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John Engle
John Engle
Articles (271) 

Can Investors Beat an Efficient Market?

Most advocates of efficient markets decry stock-picking, but some see room for coexistence

September 24, 2018

The Efficient Market Hypothesis, which finds its genesis in the famed Chicago school of economics, is one of the most important elements of contemporary economics. In essence, the EMH contends that the stock market is efficient, meaning that all current public information about companies is completely and accurately reflected in their share price. Stronger forms of the EMH exist, extending the claims of efficient information processing to new information, and even non-public information.

The important thrust of the EMH is this: Investors cannot beat the market because stock prices accurately reflect reality. There is thus no opportunity for arbitrage and no hidden opportunity to exploit. If true, successful value investing, especially deep value investing, ought to be impossible, since there are no truly undervalued stocks to find. Growth stock investors and traders would fair no better, since any growth potential that a bustling company might have will be priced in already.

Love it or hate it, the EMH has had a profound impact on economics, both as a theoretical and a practical discipline. But one would think that any active investor, regardless of style, would recoil at the notion that market-beating returns are impossible. As it turns out, that is not quite so after all.

Introducing the pro-EMH money managers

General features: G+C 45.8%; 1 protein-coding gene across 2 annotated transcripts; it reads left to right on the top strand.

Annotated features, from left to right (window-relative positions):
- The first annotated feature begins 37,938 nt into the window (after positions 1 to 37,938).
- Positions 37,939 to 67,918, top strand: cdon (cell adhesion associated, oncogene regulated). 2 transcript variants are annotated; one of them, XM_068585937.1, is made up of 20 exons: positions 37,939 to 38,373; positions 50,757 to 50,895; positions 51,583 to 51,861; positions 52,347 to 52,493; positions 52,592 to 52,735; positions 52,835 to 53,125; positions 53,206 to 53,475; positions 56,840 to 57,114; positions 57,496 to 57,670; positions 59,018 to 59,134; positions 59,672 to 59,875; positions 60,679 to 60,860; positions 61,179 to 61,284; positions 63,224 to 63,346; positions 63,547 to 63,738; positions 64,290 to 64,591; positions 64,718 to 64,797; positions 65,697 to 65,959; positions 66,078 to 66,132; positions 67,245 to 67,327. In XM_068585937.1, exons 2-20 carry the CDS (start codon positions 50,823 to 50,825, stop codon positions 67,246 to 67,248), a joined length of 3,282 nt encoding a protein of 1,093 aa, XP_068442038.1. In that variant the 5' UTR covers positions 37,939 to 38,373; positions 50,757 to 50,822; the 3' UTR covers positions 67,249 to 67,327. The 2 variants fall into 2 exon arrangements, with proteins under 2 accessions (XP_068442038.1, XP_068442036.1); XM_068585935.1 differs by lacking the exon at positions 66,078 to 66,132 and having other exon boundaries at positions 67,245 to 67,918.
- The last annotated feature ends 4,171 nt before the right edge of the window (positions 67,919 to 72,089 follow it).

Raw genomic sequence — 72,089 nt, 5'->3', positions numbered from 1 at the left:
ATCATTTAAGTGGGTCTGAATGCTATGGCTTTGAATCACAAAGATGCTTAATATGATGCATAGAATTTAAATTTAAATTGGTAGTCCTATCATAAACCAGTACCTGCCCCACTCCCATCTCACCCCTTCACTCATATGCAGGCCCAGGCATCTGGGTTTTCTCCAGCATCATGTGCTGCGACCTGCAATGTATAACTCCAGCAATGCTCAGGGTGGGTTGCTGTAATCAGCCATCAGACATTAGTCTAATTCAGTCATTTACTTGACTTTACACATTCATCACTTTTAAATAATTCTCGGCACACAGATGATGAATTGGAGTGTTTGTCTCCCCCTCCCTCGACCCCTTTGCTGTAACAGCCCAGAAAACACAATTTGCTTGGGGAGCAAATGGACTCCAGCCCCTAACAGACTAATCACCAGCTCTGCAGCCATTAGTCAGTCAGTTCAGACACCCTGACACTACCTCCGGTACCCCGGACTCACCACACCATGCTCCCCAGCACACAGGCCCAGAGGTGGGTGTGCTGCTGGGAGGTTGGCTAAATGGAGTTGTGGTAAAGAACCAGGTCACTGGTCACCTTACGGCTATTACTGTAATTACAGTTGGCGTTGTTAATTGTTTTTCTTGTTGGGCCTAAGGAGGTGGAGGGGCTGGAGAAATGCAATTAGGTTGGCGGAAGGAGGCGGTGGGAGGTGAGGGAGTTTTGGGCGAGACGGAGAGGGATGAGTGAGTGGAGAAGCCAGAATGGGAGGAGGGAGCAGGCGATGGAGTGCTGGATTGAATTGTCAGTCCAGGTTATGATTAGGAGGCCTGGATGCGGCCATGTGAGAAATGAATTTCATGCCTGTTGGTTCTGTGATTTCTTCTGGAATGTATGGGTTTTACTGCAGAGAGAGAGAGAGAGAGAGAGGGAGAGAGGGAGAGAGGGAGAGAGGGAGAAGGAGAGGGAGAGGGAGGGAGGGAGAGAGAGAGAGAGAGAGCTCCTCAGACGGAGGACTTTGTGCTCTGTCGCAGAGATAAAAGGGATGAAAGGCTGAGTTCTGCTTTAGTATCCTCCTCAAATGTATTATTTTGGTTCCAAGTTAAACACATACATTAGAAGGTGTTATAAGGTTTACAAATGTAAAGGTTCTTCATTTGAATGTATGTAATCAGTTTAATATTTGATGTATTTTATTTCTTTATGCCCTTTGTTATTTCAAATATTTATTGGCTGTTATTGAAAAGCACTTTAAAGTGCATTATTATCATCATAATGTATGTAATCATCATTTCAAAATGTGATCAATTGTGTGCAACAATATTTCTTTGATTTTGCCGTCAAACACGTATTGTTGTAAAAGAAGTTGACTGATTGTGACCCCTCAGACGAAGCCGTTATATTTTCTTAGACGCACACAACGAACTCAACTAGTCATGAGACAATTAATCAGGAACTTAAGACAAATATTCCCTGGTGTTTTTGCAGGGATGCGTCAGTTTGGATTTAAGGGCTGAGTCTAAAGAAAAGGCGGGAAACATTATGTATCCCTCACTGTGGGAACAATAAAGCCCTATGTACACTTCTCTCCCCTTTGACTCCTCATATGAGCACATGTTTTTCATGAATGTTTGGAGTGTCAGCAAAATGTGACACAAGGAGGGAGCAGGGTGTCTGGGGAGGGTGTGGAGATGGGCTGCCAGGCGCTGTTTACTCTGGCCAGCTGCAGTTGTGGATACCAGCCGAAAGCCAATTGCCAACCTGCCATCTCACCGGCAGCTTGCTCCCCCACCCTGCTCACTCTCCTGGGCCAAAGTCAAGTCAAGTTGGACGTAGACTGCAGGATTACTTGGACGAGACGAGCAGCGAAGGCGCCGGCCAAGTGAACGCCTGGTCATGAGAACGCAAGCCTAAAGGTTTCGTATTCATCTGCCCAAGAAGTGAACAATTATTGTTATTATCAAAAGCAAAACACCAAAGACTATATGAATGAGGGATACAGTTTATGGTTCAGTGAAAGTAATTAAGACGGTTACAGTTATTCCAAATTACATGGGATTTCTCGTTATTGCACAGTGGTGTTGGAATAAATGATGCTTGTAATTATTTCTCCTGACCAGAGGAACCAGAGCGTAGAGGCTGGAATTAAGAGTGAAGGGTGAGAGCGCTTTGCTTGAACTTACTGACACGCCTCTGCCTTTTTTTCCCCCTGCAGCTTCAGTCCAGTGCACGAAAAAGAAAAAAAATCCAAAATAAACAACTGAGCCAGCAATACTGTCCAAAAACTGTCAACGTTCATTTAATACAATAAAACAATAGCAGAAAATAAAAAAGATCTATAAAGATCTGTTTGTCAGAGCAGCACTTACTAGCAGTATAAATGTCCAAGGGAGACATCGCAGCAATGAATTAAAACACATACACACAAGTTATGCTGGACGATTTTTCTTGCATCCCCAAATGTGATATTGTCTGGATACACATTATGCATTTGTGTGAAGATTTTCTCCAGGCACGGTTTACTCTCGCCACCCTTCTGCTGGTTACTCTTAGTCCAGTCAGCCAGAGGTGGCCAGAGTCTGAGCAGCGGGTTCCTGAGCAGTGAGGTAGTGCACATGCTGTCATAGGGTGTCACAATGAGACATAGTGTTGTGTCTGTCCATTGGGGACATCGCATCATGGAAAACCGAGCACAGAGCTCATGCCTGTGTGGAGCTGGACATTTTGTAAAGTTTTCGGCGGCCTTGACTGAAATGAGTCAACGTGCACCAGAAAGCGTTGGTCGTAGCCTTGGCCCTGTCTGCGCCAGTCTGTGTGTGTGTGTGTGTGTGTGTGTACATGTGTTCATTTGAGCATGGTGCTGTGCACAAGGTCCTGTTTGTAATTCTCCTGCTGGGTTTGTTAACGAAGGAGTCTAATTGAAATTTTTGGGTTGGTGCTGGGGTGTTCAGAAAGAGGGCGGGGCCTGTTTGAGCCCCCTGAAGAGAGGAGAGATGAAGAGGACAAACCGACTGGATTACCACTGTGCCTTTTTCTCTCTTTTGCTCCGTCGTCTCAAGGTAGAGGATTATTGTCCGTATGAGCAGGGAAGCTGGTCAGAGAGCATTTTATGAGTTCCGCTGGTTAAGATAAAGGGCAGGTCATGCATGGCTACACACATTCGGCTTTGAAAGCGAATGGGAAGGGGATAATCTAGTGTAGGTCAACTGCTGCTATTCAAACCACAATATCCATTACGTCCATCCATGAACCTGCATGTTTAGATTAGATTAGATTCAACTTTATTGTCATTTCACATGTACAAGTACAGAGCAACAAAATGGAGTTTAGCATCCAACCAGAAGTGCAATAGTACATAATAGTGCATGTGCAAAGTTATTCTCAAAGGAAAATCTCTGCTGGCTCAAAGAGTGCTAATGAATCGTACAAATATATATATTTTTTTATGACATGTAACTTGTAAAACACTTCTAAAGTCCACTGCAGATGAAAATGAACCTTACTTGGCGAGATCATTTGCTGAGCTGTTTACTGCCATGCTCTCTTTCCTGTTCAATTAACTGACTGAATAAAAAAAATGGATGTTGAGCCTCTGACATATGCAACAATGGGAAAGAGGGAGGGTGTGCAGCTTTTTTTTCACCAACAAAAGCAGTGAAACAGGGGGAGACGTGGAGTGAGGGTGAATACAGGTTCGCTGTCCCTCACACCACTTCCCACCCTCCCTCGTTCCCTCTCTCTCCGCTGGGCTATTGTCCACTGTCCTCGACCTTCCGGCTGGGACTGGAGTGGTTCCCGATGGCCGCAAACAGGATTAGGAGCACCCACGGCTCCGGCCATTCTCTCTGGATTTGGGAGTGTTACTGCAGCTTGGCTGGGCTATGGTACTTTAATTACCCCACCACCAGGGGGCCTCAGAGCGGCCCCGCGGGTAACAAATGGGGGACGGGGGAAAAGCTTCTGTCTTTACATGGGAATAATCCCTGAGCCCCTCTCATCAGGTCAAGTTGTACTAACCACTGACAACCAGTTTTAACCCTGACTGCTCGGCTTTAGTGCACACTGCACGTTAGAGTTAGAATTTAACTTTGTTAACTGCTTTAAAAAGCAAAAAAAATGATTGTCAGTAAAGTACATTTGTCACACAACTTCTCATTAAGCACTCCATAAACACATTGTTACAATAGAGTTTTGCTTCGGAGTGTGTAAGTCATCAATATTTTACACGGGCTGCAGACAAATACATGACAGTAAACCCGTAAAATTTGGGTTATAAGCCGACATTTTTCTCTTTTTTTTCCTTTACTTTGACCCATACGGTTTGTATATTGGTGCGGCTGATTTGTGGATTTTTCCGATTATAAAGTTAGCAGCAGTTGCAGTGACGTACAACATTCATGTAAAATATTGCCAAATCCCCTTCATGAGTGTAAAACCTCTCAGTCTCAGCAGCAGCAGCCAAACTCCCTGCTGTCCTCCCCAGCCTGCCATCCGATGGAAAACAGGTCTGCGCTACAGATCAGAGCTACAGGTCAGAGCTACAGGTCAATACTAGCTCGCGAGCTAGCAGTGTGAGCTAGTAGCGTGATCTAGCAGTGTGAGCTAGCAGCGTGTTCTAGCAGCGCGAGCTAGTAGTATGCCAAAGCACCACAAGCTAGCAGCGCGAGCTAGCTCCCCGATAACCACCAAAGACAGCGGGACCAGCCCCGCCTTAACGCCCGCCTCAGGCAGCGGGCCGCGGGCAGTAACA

Clifford Asness and John Liew are somewhat unconventional money managers. AQR Capital Management, the firm they founded 20 years ago, has grown to include about 900 employees and has over $200 billion in assets under management. They are not unique in their focus on quantitative strategies, or in their academic backgrounds, though they do stand out somewhat. What really sets them apart is how deep their ties to academia run. Both are PhD economists and students of Eugene Fama, the father of the EMH.

Asness and Liew are certainly disciples of Fama’s view of market efficiency, and they freely admit that the EMH informs AQR’s investment decisions. But that does not mean there is no way to make money in the market.

Believers but not purists

In an article on the subject of the EMH, Asness and Liew made a very important point that many critics (and supports, for that matter) of the EMH can often fail to understand:

"The broad point is that we believe markets are wonderful. They’re the best system for allocating resources and the spread of freedom and prosperity that the world has ever seen. But they are not magic. As we, and again even Gene Fama, have said many times, they are not perfectly efficient. How efficient they are is partly a function of the care and thought we put into designing them and the rules around them. Many of the actions we collectively take actually hamstring markets, making them less efficient, and then the cry invariably goes out: See, blame the believers in markets! That needs to change."